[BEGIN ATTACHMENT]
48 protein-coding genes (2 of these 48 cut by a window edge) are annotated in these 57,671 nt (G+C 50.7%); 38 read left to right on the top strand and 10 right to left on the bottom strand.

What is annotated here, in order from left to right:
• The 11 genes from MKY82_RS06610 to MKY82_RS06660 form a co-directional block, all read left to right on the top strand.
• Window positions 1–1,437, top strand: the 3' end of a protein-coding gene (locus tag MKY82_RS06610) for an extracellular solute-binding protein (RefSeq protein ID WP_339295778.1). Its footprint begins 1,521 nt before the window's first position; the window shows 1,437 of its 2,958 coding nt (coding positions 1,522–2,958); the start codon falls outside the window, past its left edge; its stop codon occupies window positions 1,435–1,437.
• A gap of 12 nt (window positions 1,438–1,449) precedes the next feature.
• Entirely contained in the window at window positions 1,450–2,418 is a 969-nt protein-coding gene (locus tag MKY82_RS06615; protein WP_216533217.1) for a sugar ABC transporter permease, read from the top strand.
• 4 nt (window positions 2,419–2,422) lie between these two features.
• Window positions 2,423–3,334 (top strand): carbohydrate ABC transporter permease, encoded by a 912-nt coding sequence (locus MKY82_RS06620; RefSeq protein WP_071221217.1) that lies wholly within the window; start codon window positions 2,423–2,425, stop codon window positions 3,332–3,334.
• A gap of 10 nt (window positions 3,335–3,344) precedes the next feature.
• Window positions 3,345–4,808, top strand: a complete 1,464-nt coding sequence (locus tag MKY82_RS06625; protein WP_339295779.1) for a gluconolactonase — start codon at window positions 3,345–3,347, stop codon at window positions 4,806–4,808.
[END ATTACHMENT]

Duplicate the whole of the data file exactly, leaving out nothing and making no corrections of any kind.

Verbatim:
48 protein-coding genes (2 of these 48 cut by a window edge) are annotated in these 57,671 nt (G+C 50.7%); 38 read left to right on the top strand and 10 right to left on the bottom strand.

What is annotated here, in order from left to right:
• The 11 genes from MKY82_RS06610 to MKY82_RS06660 form a co-directional block, all read left to right on the top strand.
• Window positions 1–1,437, top strand: the 3' end of a protein-coding gene (locus tag MKY82_RS06610) for an extracellular solute-binding protein (RefSeq protein ID WP_339295778.1). Its footprint begins 1,521 nt before the window's first position; the window shows 1,437 of its 2,958 coding nt (coding positions 1,522–2,958); the start codon falls outside the window, past its left edge; its stop codon occupies window positions 1,435–1,437.
• A gap of 12 nt (window positions 1,438–1,449) precedes the next feature.
• Entirely contained in the window at window positions 1,450–2,418 is a 969-nt protein-coding gene (locus tag MKY82_RS06615; protein WP_216533217.1) for a sugar ABC transporter permease, read from the top strand.
• 4 nt (window positions 2,419–2,422) lie between these two features.
• Window positions 2,423–3,334 (top strand): carbohydrate ABC transporter permease, encoded by a 912-nt coding sequence (locus MKY82_RS06620; RefSeq protein WP_071221217.1) that lies wholly within the window; start codon window positions 2,423–2,425, stop codon window positions 3,332–3,334.
• A gap of 10 nt (window positions 3,335–3,344) precedes the next feature.
• Window positions 3,345–4,808, top strand: a complete 1,464-nt coding sequence (locus tag MKY82_RS06625; protein WP_339295779.1) for a gluconolactonase — start codon at window positions 3,345–3,347, stop codon at window positions 4,806–4,808.